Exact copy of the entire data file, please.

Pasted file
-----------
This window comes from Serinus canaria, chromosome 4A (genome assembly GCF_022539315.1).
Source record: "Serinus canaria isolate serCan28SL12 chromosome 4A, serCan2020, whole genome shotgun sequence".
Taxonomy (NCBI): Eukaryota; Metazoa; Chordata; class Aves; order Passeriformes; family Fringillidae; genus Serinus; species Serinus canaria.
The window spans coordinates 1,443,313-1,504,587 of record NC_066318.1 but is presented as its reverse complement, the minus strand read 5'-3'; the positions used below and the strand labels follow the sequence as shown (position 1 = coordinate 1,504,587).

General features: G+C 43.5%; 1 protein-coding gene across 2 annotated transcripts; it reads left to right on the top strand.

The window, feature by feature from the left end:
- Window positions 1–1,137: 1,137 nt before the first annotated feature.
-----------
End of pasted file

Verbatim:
This window comes from Serinus canaria, chromosome 4A (genome assembly GCF_022539315.1).
Source record: "Serinus canaria isolate serCan28SL12 chromosome 4A, serCan2020, whole genome shotgun sequence".
Taxonomy (NCBI): Eukaryota; Metazoa; Chordata; class Aves; order Passeriformes; family Fringillidae; genus Serinus; species Serinus canaria.
The window spans coordinates 1,443,313-1,504,587 of record NC_066318.1 but is presented as its reverse complement, the minus strand read 5'-3'; the positions used below and the strand labels follow the sequence as shown (position 1 = coordinate 1,504,587).

General features: G+C 43.5%; 1 protein-coding gene across 2 annotated transcripts; it reads left to right on the top strand.

The window, feature by feature from the left end:
- Window positions 1–1,137: 1,137 nt before the first annotated feature.